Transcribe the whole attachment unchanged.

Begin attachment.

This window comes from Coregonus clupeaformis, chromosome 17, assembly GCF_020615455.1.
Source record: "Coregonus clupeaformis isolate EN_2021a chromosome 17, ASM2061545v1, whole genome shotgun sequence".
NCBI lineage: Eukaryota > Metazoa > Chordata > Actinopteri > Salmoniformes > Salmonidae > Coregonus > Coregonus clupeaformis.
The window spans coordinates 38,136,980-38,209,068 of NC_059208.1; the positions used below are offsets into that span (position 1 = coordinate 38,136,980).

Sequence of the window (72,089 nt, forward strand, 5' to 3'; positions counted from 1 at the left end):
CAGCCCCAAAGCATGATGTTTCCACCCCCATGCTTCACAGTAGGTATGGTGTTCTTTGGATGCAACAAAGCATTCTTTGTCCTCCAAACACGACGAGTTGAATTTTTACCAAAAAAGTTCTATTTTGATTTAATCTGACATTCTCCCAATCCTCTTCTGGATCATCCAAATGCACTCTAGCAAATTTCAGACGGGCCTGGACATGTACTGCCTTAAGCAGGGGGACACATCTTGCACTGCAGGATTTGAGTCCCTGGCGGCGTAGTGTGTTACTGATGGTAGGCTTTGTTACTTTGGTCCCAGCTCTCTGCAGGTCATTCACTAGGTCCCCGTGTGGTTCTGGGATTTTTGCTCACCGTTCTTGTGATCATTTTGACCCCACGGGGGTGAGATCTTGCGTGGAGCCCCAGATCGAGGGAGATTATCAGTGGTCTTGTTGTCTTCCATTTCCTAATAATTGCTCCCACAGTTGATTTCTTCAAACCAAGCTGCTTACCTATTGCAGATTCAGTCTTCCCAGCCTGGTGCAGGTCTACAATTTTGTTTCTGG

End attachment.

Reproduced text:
This window comes from Coregonus clupeaformis, chromosome 17, assembly GCF_020615455.1.
Source record: "Coregonus clupeaformis isolate EN_2021a chromosome 17, ASM2061545v1, whole genome shotgun sequence".
NCBI lineage: Eukaryota > Metazoa > Chordata > Actinopteri > Salmoniformes > Salmonidae > Coregonus > Coregonus clupeaformis.
The window spans coordinates 38,136,980-38,209,068 of NC_059208.1; the positions used below are offsets into that span (position 1 = coordinate 38,136,980).

Sequence of the window (72,089 nt, forward strand, 5' to 3'; positions counted from 1 at the left end):
CAGCCCCAAAGCATGATGTTTCCACCCCCATGCTTCACAGTAGGTATGGTGTTCTTTGGATGCAACAAAGCATTCTTTGTCCTCCAAACACGACGAGTTGAATTTTTACCAAAAAAGTTCTATTTTGATTTAATCTGACATTCTCCCAATCCTCTTCTGGATCATCCAAATGCACTCTAGCAAATTTCAGACGGGCCTGGACATGTACTGCCTTAAGCAGGGGGACACATCTTGCACTGCAGGATTTGAGTCCCTGGCGGCGTAGTGTGTTACTGATGGTAGGCTTTGTTACTTTGGTCCCAGCTCTCTGCAGGTCATTCACTAGGTCCCCGTGTGGTTCTGGGATTTTTGCTCACCGTTCTTGTGATCATTTTGACCCCACGGGGGTGAGATCTTGCGTGGAGCCCCAGATCGAGGGAGATTATCAGTGGTCTTGTTGTCTTCCATTTCCTAATAATTGCTCCCACAGTTGATTTCTTCAAACCAAGCTGCTTACCTATTGCAGATTCAGTCTTCCCAGCCTGGTGCAGGTCTACAATTTTGTTTCTGG